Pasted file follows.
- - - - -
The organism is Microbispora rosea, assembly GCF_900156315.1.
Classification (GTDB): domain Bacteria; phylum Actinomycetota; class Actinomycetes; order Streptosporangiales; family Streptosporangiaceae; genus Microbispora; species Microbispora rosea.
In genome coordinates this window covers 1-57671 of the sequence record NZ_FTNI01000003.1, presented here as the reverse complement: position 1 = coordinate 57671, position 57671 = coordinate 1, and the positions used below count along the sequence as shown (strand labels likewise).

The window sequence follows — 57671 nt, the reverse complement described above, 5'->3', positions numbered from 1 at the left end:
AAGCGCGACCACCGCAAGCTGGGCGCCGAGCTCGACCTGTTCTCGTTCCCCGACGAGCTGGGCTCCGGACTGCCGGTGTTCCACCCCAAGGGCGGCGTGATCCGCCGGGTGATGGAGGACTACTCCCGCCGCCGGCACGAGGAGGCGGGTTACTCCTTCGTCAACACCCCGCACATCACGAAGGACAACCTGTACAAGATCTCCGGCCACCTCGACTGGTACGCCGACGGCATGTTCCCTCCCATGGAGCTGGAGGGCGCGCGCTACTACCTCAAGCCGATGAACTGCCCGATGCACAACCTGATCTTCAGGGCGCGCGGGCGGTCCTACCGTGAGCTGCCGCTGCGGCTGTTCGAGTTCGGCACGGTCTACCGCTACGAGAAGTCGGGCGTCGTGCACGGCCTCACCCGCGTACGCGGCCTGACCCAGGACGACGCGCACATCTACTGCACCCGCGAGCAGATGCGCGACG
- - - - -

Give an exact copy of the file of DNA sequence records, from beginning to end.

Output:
The organism is Microbispora rosea, assembly GCF_900156315.1.
Classification (GTDB): domain Bacteria; phylum Actinomycetota; class Actinomycetes; order Streptosporangiales; family Streptosporangiaceae; genus Microbispora; species Microbispora rosea.
In genome coordinates this window covers 1-57671 of the sequence record NZ_FTNI01000003.1, presented here as the reverse complement: position 1 = coordinate 57671, position 57671 = coordinate 1, and the positions used below count along the sequence as shown (strand labels likewise).

The window sequence follows — 57671 nt, the reverse complement described above, 5'->3', positions numbered from 1 at the left end:
AAGCGCGACCACCGCAAGCTGGGCGCCGAGCTCGACCTGTTCTCGTTCCCCGACGAGCTGGGCTCCGGACTGCCGGTGTTCCACCCCAAGGGCGGCGTGATCCGCCGGGTGATGGAGGACTACTCCCGCCGCCGGCACGAGGAGGCGGGTTACTCCTTCGTCAACACCCCGCACATCACGAAGGACAACCTGTACAAGATCTCCGGCCACCTCGACTGGTACGCCGACGGCATGTTCCCTCCCATGGAGCTGGAGGGCGCGCGCTACTACCTCAAGCCGATGAACTGCCCGATGCACAACCTGATCTTCAGGGCGCGCGGGCGGTCCTACCGTGAGCTGCCGCTGCGGCTGTTCGAGTTCGGCACGGTCTACCGCTACGAGAAGTCGGGCGTCGTGCACGGCCTCACCCGCGTACGCGGCCTGACCCAGGACGACGCGCACATCTACTGCACCCGCGAGCAGATGCGCGACG